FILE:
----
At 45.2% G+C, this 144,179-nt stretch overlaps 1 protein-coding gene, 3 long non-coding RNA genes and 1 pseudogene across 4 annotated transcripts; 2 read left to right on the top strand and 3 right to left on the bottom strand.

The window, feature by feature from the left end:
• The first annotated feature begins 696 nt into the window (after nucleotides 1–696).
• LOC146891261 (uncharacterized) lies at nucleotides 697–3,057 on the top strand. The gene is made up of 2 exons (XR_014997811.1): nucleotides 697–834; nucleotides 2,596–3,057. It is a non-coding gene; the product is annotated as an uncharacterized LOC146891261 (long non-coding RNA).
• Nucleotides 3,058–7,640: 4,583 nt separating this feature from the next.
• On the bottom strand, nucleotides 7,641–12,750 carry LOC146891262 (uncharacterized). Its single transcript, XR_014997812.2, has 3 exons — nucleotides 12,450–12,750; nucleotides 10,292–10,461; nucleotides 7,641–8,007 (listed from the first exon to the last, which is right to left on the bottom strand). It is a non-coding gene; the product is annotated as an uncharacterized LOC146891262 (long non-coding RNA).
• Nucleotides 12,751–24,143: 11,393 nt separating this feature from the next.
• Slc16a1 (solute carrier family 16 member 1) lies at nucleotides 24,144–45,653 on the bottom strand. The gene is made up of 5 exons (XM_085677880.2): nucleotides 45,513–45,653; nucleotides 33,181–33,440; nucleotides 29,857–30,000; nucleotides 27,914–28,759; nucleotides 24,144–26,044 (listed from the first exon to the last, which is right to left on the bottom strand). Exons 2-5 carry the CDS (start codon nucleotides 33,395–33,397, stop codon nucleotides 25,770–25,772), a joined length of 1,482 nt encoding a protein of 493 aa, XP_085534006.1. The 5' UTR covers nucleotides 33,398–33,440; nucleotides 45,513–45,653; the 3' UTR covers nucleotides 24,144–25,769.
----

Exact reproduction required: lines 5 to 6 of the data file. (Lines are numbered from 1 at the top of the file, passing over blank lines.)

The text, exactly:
• Nucleotides 3,058–7,640: 4,583 nt separating this feature from the next.
• On the bottom strand, nucleotides 7,641–12,750 carry LOC146891262 (uncharacterized). Its single transcript, XR_014997812.2, has 3 exons — nucleotides 12,450–12,750; nucleotides 10,292–10,461; nucleotides 7,641–8,007 (listed from the first exon to the last, which is right to left on the bottom strand). It is a non-coding gene; the product is annotated as an uncharacterized LOC146891262 (long non-coding RNA).